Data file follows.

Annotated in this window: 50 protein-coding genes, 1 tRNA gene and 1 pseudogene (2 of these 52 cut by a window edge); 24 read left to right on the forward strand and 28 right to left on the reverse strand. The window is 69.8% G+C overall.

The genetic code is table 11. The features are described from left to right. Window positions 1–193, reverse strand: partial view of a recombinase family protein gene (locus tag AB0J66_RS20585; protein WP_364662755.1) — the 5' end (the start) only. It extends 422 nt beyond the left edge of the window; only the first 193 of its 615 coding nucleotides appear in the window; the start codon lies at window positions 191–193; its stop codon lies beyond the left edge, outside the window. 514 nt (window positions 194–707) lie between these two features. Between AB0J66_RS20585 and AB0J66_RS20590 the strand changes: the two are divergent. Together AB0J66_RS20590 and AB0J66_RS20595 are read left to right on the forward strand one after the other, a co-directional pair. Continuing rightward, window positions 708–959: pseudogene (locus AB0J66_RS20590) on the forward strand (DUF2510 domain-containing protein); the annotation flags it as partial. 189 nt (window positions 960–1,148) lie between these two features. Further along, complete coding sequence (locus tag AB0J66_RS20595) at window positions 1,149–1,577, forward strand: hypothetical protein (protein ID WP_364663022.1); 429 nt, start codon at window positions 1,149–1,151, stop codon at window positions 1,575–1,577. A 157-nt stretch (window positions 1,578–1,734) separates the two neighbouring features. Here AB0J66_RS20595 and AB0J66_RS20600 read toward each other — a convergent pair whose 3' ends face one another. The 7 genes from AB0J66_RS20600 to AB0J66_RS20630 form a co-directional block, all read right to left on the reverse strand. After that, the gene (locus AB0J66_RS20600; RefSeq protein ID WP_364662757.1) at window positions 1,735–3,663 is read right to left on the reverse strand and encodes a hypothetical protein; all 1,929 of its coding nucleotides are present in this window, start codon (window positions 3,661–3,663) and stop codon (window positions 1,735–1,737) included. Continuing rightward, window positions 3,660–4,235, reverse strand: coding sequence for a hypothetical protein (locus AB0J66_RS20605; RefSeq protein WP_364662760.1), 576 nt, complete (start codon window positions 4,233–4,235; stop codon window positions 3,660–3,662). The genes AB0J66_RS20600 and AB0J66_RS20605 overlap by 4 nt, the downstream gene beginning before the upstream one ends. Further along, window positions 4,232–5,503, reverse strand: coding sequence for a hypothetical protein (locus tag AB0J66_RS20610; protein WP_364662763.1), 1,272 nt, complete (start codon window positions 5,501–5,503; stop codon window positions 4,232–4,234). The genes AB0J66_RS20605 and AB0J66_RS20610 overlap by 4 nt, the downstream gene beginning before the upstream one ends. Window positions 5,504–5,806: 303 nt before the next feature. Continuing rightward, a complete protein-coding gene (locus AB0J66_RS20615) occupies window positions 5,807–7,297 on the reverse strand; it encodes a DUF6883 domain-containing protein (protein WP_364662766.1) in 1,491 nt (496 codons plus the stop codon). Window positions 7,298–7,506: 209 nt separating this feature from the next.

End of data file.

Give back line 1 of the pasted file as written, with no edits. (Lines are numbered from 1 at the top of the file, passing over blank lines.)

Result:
Annotated in this window: 50 protein-coding genes, 1 tRNA gene and 1 pseudogene (2 of these 52 cut by a window edge); 24 read left to right on the forward strand and 28 right to left on the reverse strand. The window is 69.8% G+C overall.